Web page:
A dark satire with a few dark comedic elements involving two seemingly unconnected plot points: 1) racism. 2) white privilege. The only thing connecting the two story lines is the two innocent boys who are neighbors.-who are the real victims of their tragic circumstances brought about by the greedy & deceitful adults who make up their world. A well-acted satire where, in the end, tdespite all the despicable deeds being done, the two boys show there is hope for a future where skin color doesn't matter. I enjoyed the satirical twists throughout the movie and the 'Leave it to Beaver' feel of the 1950s projected on the surface but with very sinister underpinnings. While, likely, not what Clooney meant to convey, my take-away is that white privilege isn't all what it's cracked up to be. I can't imagine anyone wanting to "fit in" or switch places with the seemingly white privileged neighbors next door where the man of the house maintains his white privilege status by being in hock up to his eyeballs to the mob resulting in their goons going after the man's family-what some white folks won't do to "keep up with the Jonses' in their hood. So much for "white privilege!" Fake people leading fake lives-" yeah, let's move in and integrate into that world, honey'" said no sane or moral person ever if they knew what they didn't know before making that decision.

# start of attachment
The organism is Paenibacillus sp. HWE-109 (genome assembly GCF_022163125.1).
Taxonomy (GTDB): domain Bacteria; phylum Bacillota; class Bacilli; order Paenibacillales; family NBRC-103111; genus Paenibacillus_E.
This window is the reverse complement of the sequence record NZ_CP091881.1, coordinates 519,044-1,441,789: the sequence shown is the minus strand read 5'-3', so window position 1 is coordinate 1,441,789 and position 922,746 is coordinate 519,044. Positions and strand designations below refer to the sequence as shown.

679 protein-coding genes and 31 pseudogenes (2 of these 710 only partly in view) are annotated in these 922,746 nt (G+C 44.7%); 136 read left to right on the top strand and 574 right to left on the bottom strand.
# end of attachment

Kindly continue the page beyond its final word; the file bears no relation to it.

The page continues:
That said, I would have changed-up the story a bit to provide another satirical twist where, unbeknownst to everyone, the white auntie & the black dad next door were responsible for offing Matt Damon, taking all the insurance money & running off to Aruba, leaving the white boy with the black Mom to raise as her own, with her marrying the uncle & raising the two boys as brothers in the end. Would've tied the two storylines together nicely & would've stuck the middle finger up at the hateful white community too boot!